Years later Strange told him it was the worst break he’d ever seen anybody get.

One of Diehl’s friends was a marshal at the tournament and kind of tried to get the rules official to call the ball in instead of out saying something like, come on, he’s from Rochester, he can’t be out of bounds.

But there was payback to come. In the early 1990s, Terry Diehl bought a house four doors down from the fourth green.

“I had a couple dogs, and I trained the dogs to go to the bathroom in this bunker. So, eventually the superintendent grabs me one day said, uh, Diehler, you know, I know the story. Our guys are tired of cleaning the dog stuff out of the bunker,” Diehl laughed. “Revenge is mine!”  ( Diehl doesn’t live there anymore. He’s semi-retired and living in an undisclosed location in Florida.)

Now, back to the renovation, besides cutting down thousands of trees, several holes were switched around, totally changed, or made otherwise unrecognizable. In other words, prepare to be confused if you have been there before and don’t know why the holes look different.

Wholesale changes have been made. For example, according to Diehl, the late Dan Jenkins once wrote a story about the 18 best golf holes in the U.S. for Sports Illustrated.

“Two holes in there from Oak Hill. Number five and number 18. Those were two of the first holes they changed,” Diehl said.

Terry Diehl, PGA Championship, Oak Hill Country Club, Jack Nicklaus, Lee Trevino
1995 Ryder Cup, Oak Hill Country Club, (Photo by Timothy A. CLARY / AFP) (Photo credit should read TIMOTHY A. CLARY/AFP via Getty Images) /

The 18th is where the 1995 European Ryder Cup team memorably sang “Philip Walton, we love you!” when he made the winning putt.  However, its proximity to the clubhouse was going to cause congestion, a very serious bottleneck, so it has been changed. To what remains to be seen.

Meanwhile, what people want to know is, based on his expertise,

Who does Terry Diehl think might win?

“I think the whole tournament is going to be weather dependent,” Diehl said.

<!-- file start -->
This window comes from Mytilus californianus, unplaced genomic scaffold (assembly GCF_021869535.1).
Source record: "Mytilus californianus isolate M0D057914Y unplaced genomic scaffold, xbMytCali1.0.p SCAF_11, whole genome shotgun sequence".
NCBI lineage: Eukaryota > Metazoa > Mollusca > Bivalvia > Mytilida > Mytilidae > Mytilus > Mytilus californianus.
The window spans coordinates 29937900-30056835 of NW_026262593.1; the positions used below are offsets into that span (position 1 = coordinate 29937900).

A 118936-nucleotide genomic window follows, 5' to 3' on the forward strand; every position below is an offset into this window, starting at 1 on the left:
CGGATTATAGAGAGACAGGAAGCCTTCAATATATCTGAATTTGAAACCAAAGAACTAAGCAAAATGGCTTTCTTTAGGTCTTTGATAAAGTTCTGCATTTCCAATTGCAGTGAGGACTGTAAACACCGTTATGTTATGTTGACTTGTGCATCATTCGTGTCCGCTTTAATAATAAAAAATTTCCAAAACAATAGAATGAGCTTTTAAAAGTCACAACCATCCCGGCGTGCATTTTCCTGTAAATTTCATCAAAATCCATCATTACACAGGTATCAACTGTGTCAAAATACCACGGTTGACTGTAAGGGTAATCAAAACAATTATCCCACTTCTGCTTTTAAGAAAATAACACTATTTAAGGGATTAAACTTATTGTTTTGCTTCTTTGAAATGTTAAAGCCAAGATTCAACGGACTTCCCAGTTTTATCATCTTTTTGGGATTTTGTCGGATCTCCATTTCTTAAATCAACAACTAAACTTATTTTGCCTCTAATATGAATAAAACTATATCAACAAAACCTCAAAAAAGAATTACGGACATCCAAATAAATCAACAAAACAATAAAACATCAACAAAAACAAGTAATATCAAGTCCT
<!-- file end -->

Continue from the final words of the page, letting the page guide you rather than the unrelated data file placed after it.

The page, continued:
"“I was looking at the history of the scores. (Jason) Duffner shot 10-under, which is the lowest ever shot there, and, you know, somebody could get to that number if you have great weather.”"

But, he noted, it’s Rochester in May. It could be snowing. However, the key to winning, he noted, is mastering the greens. He cited the 1968 U.S. Open where he said Nicklaus outplayed Trevino, because Nicklaus kept hitting the ball pin high.

"“You hit the ball pin high, you get these rainbow type putts because Donald Ross, and a lot of the, you know, Mackenzie, Tillinghast, they would build the golf courses so they drained from back to front,” Diehl explained. “They’d be receptive for the shots coming in, so a lot of the holes you’ll see players look at yardage, but they’ll ask their caddies what is it to the front edge.”"

As Terry Diehl noted, there’s nothing more frightening than having the ball above the hole in a major when the greens are running at 12 or 13 on the Stimpmeter.

“At 15 footer above the hole, with the U.S Open, you know, it’s like how do you stop it?” he asked.

If the weather takes a turn for the worse, Diehl said look for a mentally tough player. Somebody who can take a golf punch and keep going.

Next. 2023 AT&T Byron Nelson Power Rankings. dark

His pick to win is going to be a bit controversial. He’s going with Brooks Koepka because he’s strong, his game is coming back, and he’s now healthy.

See the Oak Hill course as it is now.

You can watch the full Terry Diehl interview, including more amazing and hilarious stories here: